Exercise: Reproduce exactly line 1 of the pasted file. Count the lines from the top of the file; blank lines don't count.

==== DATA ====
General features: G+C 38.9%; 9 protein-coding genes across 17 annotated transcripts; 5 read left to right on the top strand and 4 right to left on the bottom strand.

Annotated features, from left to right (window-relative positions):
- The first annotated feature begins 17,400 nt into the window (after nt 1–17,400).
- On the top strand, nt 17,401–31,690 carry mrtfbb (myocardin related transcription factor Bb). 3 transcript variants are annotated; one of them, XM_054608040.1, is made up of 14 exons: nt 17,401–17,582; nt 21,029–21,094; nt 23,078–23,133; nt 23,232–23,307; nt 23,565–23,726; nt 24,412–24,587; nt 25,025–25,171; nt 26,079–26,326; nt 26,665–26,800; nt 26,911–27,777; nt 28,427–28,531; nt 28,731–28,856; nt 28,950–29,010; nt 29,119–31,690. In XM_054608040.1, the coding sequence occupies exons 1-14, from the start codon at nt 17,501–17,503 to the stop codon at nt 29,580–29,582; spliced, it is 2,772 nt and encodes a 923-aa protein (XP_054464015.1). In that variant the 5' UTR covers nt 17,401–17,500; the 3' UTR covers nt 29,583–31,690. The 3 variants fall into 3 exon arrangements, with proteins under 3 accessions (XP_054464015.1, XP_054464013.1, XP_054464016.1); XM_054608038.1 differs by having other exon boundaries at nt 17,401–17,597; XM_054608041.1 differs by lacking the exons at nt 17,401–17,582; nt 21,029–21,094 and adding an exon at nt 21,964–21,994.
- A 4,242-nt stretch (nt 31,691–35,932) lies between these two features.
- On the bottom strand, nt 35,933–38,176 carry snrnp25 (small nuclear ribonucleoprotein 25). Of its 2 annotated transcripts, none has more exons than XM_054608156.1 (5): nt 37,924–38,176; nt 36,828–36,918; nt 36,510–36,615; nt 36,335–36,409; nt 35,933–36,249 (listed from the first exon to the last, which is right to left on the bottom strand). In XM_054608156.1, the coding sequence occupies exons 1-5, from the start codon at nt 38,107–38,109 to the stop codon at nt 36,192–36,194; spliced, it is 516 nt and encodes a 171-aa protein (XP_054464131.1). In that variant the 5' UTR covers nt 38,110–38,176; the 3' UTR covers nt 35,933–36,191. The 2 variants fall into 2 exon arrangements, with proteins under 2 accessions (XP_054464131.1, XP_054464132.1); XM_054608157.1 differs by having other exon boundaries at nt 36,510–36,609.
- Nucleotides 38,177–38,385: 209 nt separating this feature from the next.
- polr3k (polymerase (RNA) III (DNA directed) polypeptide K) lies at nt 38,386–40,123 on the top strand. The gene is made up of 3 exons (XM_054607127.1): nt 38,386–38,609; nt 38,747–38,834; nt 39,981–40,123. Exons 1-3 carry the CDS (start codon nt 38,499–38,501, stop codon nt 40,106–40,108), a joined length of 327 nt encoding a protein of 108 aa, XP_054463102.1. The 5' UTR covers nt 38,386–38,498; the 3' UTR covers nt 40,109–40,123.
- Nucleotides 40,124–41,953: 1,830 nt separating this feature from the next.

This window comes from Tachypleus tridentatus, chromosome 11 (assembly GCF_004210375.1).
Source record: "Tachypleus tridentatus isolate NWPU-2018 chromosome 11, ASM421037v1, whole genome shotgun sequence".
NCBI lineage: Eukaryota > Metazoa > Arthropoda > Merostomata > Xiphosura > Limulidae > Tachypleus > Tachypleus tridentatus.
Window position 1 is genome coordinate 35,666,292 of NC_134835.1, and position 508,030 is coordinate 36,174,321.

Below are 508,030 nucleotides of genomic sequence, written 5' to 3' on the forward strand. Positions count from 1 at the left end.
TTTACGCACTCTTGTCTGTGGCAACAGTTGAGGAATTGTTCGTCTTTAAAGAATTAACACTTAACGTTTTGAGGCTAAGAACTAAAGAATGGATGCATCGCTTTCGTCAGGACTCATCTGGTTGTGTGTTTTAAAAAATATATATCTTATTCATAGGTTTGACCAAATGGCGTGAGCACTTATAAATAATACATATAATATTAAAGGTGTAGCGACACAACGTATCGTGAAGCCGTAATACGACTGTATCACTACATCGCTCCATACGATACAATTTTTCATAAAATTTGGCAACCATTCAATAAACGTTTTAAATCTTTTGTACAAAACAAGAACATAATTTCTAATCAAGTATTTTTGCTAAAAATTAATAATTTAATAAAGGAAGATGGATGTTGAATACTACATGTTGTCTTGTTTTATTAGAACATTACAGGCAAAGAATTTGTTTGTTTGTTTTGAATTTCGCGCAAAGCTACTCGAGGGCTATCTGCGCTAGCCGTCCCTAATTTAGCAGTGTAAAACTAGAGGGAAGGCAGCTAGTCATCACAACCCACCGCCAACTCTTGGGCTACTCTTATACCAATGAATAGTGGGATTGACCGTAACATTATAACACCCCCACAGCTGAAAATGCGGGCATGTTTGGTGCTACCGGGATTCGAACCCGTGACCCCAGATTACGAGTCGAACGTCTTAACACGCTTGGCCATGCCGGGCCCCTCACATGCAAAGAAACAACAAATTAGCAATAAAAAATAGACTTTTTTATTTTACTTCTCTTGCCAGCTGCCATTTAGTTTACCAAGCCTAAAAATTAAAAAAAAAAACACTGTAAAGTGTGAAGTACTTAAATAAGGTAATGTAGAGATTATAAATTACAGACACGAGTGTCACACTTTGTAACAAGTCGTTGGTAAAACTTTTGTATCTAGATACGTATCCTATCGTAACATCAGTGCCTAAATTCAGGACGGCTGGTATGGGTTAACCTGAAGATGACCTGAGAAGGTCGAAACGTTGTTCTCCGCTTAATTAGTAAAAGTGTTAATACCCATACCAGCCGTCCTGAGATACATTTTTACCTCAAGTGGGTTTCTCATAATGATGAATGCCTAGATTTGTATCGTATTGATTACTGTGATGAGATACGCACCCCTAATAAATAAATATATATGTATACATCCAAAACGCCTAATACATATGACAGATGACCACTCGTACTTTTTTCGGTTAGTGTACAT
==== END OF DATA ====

General features: G+C 38.9%; 9 protein-coding genes across 17 annotated transcripts; 5 read left to right on the top strand and 4 right to left on the bottom strand.